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Facebook in education and teacher training

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"Facebook in education and teacher training" - Levinsky College of Education, Special Education Unit, 3 May 2015

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Facebook in education and teacher training

  1. 1. Facebook in education and teacher training Stefania Manca Institute of Educational Technology National Research Council of Italy Genova, Italy stefania.manca@itd.cnr.it Levinsky College of Education, 3rd May 2015
  2. 2. ! ‫שלום‬‫לכולם‬
  3. 3. Institute of Educational Technology National Research Council of Italy ITD-CNR is the only public scientific institute in Italy entirely devoted to studying how ICT-based tools and methods can innovate learning and teaching processes. The mission of ITD is to perform research studies and technology transfer activities focusing on:  ICT as a resource for teaching/learning processes;  innovative approaches to the design, management and assessment of learning environments;  study of new educational needs and opportunities brought about by ICT.
  4. 4. Research lines at ITD-CNR  Innovation in disciplinary learning: development of environments and methods for innovative education in STEM and in the humanities (e.g. virtual and remote laboratories in science, representation and manipulation environments in mathematics; language learning; cultural heritage education).  E-inclusion: research addressing ICT-based inclusion for people with Special Education Needs: e.g. disabled, immigrants, people with learning difficulties or who are unable to participate in regular schooling.  Innovation in professional training: investigation of work-based learning. Areas of special interest include teacher training (pre/in- service), learning design and Open Educational Resources, entrepreneurship education, training in specific contexts such as medicine and digital scholarship.  New skills for the knowledge society: study of learning environments that foster the acquisition of key transversal skills such as information problem solving, computational thinking skills, communication skills, self-regulated learning skills.  Formal, informal and non-formal learning: investigation of the emergence of educational opportunities offered by social media, cloud computing, mobile systems, tangibles, etc., innovative learning modalities sustained by game based learning, mobile learning, online learning, inquiry based learning, etc., in different educational contexts of application, both formal and non/in-formal.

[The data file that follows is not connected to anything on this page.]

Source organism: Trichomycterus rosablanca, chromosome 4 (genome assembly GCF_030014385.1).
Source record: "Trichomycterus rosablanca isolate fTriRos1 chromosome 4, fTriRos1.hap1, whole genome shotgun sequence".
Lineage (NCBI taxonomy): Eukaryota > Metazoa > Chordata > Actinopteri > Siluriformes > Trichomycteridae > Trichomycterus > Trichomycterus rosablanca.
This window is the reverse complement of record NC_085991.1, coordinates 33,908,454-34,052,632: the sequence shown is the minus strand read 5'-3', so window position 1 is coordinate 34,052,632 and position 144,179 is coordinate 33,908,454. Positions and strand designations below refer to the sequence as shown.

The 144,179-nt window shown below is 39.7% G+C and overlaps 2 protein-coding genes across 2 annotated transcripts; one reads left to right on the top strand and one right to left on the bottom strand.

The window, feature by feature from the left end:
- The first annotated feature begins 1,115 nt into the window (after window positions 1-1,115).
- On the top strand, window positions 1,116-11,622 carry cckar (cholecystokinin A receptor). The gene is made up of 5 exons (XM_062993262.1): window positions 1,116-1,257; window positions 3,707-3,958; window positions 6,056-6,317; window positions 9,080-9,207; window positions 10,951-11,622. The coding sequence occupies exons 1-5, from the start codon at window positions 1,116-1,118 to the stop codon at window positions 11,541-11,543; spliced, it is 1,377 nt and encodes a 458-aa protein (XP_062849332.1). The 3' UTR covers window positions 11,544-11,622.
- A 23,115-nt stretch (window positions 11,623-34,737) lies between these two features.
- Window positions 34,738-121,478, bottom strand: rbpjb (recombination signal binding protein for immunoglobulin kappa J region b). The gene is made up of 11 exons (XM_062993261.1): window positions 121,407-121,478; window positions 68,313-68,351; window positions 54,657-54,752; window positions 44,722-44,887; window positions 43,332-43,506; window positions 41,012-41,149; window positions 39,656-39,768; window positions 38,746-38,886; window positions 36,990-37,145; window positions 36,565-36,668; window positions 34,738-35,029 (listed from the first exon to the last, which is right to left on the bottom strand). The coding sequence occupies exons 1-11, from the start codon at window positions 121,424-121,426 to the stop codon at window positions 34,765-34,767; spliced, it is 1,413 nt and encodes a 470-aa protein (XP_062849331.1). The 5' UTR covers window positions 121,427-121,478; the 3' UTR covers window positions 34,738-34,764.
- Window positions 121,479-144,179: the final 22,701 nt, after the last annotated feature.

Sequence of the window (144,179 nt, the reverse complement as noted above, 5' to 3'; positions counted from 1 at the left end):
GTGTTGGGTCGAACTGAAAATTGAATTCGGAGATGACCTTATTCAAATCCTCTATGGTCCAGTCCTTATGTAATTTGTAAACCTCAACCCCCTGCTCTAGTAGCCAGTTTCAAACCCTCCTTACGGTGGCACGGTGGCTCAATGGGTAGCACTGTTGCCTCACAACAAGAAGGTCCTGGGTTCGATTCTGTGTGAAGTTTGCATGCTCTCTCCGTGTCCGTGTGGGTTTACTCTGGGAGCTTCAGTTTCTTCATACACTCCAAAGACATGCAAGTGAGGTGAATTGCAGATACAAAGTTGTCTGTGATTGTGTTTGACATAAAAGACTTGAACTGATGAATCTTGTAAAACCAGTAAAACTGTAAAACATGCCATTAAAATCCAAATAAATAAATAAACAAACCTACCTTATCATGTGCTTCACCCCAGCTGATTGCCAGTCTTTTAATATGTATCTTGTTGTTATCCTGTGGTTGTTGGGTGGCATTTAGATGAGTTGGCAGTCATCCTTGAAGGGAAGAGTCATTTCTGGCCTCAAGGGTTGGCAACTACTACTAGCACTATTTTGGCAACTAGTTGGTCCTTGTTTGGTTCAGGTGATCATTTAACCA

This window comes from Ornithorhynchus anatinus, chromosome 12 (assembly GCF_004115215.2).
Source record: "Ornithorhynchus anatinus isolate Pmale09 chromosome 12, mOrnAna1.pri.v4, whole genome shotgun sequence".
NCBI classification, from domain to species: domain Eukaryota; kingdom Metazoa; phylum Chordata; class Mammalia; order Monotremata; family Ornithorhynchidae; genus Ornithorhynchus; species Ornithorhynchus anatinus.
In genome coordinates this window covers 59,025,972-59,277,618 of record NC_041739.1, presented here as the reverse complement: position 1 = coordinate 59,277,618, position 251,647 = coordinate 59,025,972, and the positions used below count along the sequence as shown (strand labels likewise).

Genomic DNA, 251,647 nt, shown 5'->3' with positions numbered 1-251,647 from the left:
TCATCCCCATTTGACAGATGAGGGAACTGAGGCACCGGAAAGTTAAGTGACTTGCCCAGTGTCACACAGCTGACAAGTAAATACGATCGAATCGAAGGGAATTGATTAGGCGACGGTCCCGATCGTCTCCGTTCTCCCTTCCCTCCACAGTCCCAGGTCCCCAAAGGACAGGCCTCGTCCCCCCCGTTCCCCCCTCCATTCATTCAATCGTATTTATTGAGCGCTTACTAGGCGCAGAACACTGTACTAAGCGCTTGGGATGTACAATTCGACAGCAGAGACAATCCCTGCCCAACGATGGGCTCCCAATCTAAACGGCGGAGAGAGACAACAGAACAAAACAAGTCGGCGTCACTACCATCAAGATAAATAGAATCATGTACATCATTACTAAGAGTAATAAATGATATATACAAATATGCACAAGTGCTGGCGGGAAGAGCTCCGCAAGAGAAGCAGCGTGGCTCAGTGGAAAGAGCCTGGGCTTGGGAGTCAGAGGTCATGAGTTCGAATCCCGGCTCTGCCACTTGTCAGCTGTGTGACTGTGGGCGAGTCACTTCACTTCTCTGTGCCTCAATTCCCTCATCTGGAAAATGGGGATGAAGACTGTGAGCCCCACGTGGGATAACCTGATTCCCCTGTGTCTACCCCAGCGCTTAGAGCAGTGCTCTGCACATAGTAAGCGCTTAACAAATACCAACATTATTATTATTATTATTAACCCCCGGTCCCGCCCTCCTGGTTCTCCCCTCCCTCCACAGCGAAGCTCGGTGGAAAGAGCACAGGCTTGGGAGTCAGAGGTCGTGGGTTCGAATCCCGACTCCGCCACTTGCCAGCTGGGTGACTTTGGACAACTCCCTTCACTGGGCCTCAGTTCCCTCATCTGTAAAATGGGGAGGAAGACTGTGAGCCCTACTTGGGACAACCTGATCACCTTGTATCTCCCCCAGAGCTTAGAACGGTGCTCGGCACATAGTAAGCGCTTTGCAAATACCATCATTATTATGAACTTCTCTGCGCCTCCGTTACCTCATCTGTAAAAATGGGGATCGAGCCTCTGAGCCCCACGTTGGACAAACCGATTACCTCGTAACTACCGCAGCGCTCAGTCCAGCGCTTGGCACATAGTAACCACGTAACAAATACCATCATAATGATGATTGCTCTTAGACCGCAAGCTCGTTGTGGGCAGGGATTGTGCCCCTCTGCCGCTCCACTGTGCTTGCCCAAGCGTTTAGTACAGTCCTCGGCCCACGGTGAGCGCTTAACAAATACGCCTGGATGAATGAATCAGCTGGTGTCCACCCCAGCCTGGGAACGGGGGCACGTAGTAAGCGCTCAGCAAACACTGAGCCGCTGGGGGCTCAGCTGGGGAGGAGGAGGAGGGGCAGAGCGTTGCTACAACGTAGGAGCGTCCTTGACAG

5. 5. Topics of this presentation 1. Potentials and critical issues of Facebook as a technology-enhanced learning environment in education and in teacher training 2. The role of Facebook for teachers’ professional development through the analysis of five Italian FB groups of teachers 3. Social network sites for people with disabilities (research study in progress)